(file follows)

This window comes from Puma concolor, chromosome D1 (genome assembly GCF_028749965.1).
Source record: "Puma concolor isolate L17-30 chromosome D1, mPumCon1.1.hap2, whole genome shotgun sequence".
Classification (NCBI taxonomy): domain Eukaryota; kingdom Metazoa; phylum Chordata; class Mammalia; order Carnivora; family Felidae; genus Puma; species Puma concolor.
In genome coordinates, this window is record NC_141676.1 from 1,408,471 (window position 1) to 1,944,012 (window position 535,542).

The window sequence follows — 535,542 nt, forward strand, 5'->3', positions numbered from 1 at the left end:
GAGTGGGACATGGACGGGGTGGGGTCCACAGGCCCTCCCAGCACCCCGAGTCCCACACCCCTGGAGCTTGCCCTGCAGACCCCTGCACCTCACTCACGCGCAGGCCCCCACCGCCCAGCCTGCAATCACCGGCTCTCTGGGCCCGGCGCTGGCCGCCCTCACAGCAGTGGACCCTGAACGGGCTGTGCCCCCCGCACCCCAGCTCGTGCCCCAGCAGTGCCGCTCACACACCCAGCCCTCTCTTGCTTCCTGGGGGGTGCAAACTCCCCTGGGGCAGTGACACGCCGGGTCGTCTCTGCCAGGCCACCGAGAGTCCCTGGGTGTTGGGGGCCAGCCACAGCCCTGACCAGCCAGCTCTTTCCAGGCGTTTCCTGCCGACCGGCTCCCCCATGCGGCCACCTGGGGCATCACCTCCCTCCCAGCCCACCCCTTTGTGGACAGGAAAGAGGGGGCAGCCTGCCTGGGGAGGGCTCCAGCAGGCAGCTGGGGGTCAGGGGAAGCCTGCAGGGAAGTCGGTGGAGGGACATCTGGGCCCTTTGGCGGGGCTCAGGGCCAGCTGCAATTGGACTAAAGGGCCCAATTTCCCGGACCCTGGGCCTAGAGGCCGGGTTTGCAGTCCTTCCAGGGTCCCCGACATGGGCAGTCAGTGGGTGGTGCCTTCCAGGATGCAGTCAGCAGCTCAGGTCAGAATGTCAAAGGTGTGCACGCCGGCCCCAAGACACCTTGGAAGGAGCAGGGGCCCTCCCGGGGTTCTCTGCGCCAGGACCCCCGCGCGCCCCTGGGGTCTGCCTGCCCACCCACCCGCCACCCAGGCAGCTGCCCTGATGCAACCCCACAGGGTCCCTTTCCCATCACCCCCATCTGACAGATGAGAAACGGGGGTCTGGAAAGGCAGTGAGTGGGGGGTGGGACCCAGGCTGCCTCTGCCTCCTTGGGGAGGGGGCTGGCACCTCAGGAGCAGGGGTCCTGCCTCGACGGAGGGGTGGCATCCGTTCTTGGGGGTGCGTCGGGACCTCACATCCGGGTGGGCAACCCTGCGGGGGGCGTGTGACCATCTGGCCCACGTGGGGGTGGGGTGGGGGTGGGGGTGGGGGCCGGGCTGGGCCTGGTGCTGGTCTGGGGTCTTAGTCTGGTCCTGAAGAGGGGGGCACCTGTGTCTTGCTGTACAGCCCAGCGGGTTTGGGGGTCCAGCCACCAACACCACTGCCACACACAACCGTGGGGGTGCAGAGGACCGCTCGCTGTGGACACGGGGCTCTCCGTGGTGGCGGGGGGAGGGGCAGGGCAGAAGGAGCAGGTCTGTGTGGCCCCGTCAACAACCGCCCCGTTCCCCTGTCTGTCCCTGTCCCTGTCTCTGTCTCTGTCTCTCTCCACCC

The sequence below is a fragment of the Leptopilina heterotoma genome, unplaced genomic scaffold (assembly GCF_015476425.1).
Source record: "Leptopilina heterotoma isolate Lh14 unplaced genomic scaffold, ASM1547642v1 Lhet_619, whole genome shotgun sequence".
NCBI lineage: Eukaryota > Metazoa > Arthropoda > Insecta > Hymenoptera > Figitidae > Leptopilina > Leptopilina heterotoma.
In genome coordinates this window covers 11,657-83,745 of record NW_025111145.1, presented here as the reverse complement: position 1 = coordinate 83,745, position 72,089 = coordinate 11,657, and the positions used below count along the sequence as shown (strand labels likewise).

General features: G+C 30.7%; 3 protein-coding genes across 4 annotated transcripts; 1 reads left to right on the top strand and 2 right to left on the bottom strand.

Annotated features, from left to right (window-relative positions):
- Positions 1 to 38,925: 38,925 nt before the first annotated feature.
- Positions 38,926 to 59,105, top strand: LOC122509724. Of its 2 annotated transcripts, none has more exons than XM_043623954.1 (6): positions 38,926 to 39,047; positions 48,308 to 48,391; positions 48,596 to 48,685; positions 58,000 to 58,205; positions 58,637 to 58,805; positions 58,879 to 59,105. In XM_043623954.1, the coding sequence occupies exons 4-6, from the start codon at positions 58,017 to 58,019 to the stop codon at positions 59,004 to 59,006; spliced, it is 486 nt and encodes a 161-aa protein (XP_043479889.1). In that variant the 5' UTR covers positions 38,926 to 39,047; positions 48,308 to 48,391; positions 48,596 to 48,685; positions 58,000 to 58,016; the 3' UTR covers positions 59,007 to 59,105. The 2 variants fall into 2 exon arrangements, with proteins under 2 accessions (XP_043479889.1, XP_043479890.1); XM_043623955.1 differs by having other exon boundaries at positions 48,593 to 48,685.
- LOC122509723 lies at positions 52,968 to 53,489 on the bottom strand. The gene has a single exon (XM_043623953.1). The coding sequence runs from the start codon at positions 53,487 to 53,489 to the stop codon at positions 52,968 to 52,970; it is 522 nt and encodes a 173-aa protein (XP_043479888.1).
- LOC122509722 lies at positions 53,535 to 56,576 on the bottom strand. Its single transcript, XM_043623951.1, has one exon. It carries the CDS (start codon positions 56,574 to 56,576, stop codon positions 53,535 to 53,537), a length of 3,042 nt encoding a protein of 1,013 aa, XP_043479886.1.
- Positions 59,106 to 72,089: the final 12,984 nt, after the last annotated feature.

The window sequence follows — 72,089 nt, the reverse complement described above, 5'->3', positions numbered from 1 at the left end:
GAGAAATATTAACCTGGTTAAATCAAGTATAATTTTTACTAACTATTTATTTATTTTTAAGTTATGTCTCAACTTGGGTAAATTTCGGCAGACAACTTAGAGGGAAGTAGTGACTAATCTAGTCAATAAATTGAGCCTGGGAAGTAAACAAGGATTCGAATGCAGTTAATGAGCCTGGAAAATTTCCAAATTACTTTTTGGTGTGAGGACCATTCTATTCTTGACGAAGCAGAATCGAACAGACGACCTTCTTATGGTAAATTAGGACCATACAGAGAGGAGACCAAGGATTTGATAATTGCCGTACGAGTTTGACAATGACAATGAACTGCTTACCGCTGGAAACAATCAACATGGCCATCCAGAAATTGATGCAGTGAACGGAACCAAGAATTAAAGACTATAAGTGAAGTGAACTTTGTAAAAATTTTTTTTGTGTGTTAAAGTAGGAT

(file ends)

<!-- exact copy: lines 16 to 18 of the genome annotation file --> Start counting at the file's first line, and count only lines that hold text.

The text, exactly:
- LOC122509722 lies at positions 53,535 to 56,576 on the bottom strand. Its single transcript, XM_043623951.1, has one exon. It carries the CDS (start codon positions 56,574 to 56,576, stop codon positions 53,535 to 53,537), a length of 3,042 nt encoding a protein of 1,013 aa, XP_043479886.1.
- Positions 59,106 to 72,089: the final 12,984 nt, after the last annotated feature.

The window sequence follows — 72,089 nt, the reverse complement described above, 5'->3', positions numbered from 1 at the left end: